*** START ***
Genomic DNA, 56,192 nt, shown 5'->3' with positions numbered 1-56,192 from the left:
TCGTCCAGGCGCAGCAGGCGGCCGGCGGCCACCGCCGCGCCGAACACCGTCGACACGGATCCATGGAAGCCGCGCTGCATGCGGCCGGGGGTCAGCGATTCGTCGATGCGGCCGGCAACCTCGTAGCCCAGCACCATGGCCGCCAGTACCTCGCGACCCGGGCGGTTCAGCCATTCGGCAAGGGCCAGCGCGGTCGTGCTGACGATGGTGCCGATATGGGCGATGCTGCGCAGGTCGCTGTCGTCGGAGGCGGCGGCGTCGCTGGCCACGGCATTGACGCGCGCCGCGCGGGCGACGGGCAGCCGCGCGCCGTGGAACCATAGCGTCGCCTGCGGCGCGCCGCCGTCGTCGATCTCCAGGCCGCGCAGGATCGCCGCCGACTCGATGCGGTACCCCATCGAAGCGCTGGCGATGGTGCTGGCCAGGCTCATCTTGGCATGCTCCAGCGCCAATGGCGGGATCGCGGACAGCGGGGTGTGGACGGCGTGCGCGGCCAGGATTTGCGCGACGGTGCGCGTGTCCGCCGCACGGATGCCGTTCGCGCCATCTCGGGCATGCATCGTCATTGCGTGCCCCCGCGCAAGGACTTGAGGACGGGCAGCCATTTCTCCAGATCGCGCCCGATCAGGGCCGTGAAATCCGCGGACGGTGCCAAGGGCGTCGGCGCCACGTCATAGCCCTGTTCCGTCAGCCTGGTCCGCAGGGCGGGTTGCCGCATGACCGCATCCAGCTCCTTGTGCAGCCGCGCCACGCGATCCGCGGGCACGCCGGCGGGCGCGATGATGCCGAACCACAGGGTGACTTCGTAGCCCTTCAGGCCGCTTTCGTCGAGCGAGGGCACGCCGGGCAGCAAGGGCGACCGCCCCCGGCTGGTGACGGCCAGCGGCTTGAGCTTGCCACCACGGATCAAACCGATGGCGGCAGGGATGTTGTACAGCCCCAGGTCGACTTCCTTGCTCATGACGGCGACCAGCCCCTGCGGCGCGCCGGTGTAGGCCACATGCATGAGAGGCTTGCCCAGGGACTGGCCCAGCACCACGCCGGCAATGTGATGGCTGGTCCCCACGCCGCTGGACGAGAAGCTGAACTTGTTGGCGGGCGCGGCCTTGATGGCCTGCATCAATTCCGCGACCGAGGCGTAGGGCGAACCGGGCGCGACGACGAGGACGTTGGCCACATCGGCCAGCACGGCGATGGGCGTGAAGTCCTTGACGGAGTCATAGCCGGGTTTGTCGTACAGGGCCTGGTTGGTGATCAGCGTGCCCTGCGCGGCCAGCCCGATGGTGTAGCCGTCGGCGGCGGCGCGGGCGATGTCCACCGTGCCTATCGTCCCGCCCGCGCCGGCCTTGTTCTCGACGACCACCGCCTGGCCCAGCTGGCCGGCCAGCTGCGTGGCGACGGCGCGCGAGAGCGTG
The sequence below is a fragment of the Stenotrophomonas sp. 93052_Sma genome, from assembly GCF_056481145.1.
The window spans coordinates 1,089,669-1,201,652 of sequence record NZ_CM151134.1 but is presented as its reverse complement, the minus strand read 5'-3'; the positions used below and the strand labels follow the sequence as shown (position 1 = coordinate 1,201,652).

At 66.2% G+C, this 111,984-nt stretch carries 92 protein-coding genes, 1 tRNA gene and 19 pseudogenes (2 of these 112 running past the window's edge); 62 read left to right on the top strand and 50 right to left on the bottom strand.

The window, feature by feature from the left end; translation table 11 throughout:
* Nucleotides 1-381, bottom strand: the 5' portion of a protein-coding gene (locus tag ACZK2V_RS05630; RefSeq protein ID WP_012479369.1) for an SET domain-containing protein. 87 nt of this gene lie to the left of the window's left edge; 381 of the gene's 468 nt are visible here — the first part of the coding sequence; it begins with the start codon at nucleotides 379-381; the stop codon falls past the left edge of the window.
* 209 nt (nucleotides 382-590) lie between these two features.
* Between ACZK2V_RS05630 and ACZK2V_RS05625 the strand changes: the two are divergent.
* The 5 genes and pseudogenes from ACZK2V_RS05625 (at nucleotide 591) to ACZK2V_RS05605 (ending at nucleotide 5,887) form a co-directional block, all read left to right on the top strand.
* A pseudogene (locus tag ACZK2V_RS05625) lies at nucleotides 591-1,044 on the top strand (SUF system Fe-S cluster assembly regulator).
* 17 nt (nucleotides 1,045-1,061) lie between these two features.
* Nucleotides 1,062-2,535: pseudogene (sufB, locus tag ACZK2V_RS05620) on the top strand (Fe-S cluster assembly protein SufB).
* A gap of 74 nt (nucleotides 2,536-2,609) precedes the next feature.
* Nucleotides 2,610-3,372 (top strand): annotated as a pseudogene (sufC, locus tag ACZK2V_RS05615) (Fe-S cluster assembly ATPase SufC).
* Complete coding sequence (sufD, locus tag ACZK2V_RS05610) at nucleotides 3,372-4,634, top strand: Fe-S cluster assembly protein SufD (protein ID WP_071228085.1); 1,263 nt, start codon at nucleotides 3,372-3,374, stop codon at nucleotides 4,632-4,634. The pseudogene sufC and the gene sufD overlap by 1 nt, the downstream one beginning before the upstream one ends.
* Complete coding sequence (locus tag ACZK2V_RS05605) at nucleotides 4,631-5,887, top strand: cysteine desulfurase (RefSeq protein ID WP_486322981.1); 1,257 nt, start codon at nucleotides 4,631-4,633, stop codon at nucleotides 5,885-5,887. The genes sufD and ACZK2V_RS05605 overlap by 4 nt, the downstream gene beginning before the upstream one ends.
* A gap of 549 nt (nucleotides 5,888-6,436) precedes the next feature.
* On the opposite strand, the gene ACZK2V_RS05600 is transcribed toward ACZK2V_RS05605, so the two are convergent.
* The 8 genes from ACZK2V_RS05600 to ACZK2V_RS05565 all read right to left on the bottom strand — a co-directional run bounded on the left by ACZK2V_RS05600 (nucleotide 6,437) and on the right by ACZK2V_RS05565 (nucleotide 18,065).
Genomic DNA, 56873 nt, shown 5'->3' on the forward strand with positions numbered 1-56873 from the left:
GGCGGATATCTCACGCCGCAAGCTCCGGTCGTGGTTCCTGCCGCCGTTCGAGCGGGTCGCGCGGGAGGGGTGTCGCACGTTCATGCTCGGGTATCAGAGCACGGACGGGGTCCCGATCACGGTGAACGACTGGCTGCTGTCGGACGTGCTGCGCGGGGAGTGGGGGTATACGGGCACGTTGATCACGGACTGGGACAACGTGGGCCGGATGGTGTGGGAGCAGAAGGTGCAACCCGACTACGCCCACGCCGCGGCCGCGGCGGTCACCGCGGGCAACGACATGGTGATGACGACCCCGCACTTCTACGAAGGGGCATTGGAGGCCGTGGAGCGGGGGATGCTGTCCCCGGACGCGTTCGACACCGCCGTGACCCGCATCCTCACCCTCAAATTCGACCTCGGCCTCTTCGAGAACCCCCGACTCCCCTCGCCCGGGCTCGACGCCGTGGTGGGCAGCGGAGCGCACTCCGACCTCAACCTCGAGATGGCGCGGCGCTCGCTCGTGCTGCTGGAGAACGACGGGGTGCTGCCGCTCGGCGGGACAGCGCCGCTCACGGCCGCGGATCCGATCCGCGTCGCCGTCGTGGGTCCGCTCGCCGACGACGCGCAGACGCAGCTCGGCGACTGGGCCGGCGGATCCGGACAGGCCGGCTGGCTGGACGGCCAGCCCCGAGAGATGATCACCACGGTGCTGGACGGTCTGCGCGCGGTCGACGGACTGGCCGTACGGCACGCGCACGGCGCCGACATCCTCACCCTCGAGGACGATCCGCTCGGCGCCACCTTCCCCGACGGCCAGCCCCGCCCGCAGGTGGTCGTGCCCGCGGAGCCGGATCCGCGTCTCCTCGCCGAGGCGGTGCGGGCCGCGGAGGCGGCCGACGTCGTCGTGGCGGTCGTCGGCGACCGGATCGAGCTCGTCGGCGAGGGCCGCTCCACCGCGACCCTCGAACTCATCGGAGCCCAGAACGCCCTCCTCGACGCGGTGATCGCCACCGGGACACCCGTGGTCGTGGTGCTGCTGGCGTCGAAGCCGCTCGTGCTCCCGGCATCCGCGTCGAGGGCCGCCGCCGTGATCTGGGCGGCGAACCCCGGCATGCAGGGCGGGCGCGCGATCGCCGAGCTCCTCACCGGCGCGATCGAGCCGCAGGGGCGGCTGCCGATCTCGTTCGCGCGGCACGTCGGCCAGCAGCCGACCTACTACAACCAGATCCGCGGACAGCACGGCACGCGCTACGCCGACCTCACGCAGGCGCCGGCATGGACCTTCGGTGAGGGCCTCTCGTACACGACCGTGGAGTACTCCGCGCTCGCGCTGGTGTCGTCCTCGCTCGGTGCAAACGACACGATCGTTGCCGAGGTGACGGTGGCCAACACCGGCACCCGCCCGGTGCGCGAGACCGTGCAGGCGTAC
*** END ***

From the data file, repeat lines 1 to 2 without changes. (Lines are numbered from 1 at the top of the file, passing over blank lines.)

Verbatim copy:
Genomic DNA, 56,192 nt, shown 5'->3' with positions numbered 1-56,192 from the left:
TCGTCCAGGCGCAGCAGGCGGCCGGCGGCCACCGCCGCGCCGAACACCGTCGACACGGATCCATGGAAGCCGCGCTGCATGCGGCCGGGGGTCAGCGATTCGTCGATGCGGCCGGCAACCTCGTAGCCCAGCACCATGGCCGCCAGTACCTCGCGACCCGGGCGGTTCAGCCATTCGGCAAGGGCCAGCGCGGTCGTGCTGACGATGGTGCCGATATGGGCGATGCTGCGCAGGTCGCTGTCGTCGGAGGCGGCGGCGTCGCTGGCCACGGCATTGACGCGCGCCGCGCGGGCGACGGGCAGCCGCGCGCCGTGGAACCATAGCGTCGCCTGCGGCGCGCCGCCGTCGTCGATCTCCAGGCCGCGCAGGATCGCCGCCGACTCGATGCGGTACCCCATCGAAGCGCTGGCGATGGTGCTGGCCAGGCTCATCTTGGCATGCTCCAGCGCCAATGGCGGGATCGCGGACAGCGGGGTGTGGACGGCGTGCGCGGCCAGGATTTGCGCGACGGTGCGCGTGTCCGCCGCACGGATGCCGTTCGCGCCATCTCGGGCATGCATCGTCATTGCGTGCCCCCGCGCAAGGACTTGAGGACGGGCAGCCATTTCTCCAGATCGCGCCCGATCAGGGCCGTGAAATCCGCGGACGGTGCCAAGGGCGTCGGCGCCACGTCATAGCCCTGTTCCGTCAGCCTGGTCCGCAGGGCGGGTTGCCGCATGACCGCATCCAGCTCCTTGTGCAGCCGCGCCACGCGATCCGCGGGCACGCCGGCGGGCGCGATGATGCCGAACCACAGGGTGACTTCGTAGCCCTTCAGGCCGCTTTCGTCGAGCGAGGGCACGCCGGGCAGCAAGGGCGACCGCCCCCGGCTGGTGACGGCCAGCGGCTTGAGCTTGCCACCACGGATCAAACCGATGGCGGCAGGGATGTTGTACAGCCCCAGGTCGACTTCCTTGCTCATGACGGCGACCAGCCCCTGCGGCGCGCCGGTGTAGGCCACATGCATGAGAGGCTTGCCCAGGGACTGGCCCAGCACCACGCCGGCAATGTGATGGCTGGTCCCCACGCCGCTGGACGAGAAGCTGAACTTGTTGGCGGGCGCGGCCTTGATGGCCTGCATCAATTCCGCGACCGAGGCGTAGGGCGAACCGGGCGCGACGACGAGGACGTTGGCCACATCGGCCAGCACGGCGATGGGCGTGAAGTCCTTGACGGAGTCATAGCCGGGTTTGTCGTACAGGGCCTGGTTGGTGATCAGCGTGCCCTGCGCGGCCAGCCCGATGGTGTAGCCGTCGGCGGCGGCGCGGGCGATGTCCACCGTGCCTATCGTCCCGCCCGCGCCGGCCTTGTTCTCGACGACCACCGCCTGGCCCAGCTGGCCGGCCAGCTGCGTGGCGACGGCGCGCGAGAGCGTG